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Tuesday, December 4, 2012

5 "Don'ts" for Raising Startup Funds

from David Ehrenberg





Of course there are a lot of things you need to do when you're trying to raise money for your startup. But there are also a lot of things you want to avoid. If you’ve landed a meeting with a potential investor, you don't want to blow it! Avoid the following 5 “don'ts” and you'll be on the right path to making a favorable impression:

1. Don't raise more money than you will need. You may be tempted to think more is better when it comes to raising capital, but actually this is not true. Of course you'll want to build in a little cushion, since nothing ever goes exactly according to plan in startup land, but don't be tempted to create a huge cushion. We've seen time and time again that capital efficiency (that is, raising what you need and no more) is a more telling indicator than capital access of your startup's success. In other words it's what you do with your money, not how much you get, that determines your success.

While the amount of capital you'll need is dependent on the specifics of your company (e.g. your company type/stage), capital efficiency will stand you in good stead regardless. With less capital it's harder to scale, and that's a good thing. Scaling too soon forces you to grow and make decisions before your company is ready. Expectations are lower with less capital. Your milestones will be more manageable.

Also, larger amounts of capital lead to unnecessary dilution at a lower valuation. Conversely, smaller amounts of capital allow you to preserve more ownership—and can lead to higher valuation in future rounds.

2. Don't talk to investors who don't traditionally invest in your space or stage of development. If an investor has no history of investing in your space or working with companies at your stage of development, don't go there. If they're not familiar with your space, there's just too big of a learning curve. You'll be working overtime trying to sell them on the value of your offering.

Likewise, there are two major downsides to working with a potential investor who doesn't have experience with companies in your development stage. First of all, without a relative benchmark they may have expectations which are unrealistic for your startup. The may want to see you hit milestones which your company is just not ready to hit, or may push you to scale before you're ready. Secondly, investors as we know, offer more than just money: they offer support, wisdom, and connections. So you want to find an investor who will be a valuable member of your growing startup eco-system, starting from wherever you are.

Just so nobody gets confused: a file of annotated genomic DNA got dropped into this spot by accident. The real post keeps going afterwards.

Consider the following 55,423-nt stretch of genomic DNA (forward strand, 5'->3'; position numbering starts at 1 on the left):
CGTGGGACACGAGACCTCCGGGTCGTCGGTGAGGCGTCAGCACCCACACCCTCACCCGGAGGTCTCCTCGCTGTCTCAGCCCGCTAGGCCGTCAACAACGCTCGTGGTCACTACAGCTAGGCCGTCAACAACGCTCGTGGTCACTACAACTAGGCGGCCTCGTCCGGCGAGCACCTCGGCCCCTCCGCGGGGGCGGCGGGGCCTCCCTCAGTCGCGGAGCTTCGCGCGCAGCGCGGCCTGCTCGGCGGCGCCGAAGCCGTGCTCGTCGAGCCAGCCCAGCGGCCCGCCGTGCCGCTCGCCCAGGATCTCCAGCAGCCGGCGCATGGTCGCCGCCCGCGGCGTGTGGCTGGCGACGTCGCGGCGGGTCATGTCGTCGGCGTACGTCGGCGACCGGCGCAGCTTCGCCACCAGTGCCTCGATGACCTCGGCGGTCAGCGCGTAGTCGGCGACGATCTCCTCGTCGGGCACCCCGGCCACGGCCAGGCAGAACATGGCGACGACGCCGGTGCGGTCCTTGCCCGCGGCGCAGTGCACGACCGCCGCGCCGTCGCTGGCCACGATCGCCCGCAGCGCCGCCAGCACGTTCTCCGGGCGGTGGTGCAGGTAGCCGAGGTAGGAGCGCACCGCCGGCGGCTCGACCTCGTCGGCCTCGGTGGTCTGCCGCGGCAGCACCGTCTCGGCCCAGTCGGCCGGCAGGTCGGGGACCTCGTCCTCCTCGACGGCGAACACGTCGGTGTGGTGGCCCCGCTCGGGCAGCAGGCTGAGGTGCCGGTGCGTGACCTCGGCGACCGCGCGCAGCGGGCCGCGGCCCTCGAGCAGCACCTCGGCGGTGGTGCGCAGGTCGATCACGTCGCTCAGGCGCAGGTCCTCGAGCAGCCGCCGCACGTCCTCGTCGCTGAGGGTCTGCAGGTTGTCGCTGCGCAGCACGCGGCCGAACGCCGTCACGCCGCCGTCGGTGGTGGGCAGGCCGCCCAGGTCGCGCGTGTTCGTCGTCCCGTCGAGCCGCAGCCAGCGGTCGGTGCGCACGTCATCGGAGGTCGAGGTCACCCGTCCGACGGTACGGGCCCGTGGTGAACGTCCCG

3. Don't talk to investors who have invested in a company that is a competitor in your same space. This may seem to contradict my previous statement, but it's just finessing the point. While you don't want to work with investors who aren't active in your same space, there's no sense in talking with an investor who has recently invested in one of your competitors. Many investors will avoid funding competitors, but you can't depend on this. An investor's resources run only so deep. You don't need a built-in conflict of interest getting in the way of your growth.

4. Don't fail to do your due diligence on an investor prior to meeting them. Underscoring my previous points, you'll need to do enough research to know what space and company stages the investor has experience with and what specific companies the investor has funded (keeping an eye out for your competitors). Look out for investor activity: has the investor recently made any investments? You also want to know the person behind the investment: who are they? If you can speak with other entrepreneurs they have backed, that can be a helpful way to learn more about investors personally and figure out if they are someone you can work with. You need to know this ahead of time—or you are just wasting your time and theirs.

5. Don't wing an investor meeting. If you're meeting with an investor, it's never just a casual chat. You are there to pitch. Have your pitch deck ready and be prepared to present it. Be ready to answer questions—and if you can't answer a question on the spot, make sure you follow-up.

If you can steer clear of these 5 “don'ts,” you'll be demonstrating to potential investors an understanding of, and a respect for, the funding process. Observe the protocol and you and your company will be in good position to earn reciprocal respect from potential investors—capital-backed respect…

David Ehrenberg is the CEO of Early Growth Financial Services which offers a complete suite of services from high-level financial strategy to day-to-day transactions that can easily be outsourced without impacting business operations. Early Growth Financial Services provides CFO consulting services which include assistance with budgeting, financial forecasts, fund-raising, accounting and treasury oversight, and general business analysis. They also provide accounting consulting services at the transactional level including assistance with accounts payable, accounts receivables, monthly close, basic treasury transactions, general ledger support, and tax preparation. This was originally posted on the company's blog, and is used with permission.


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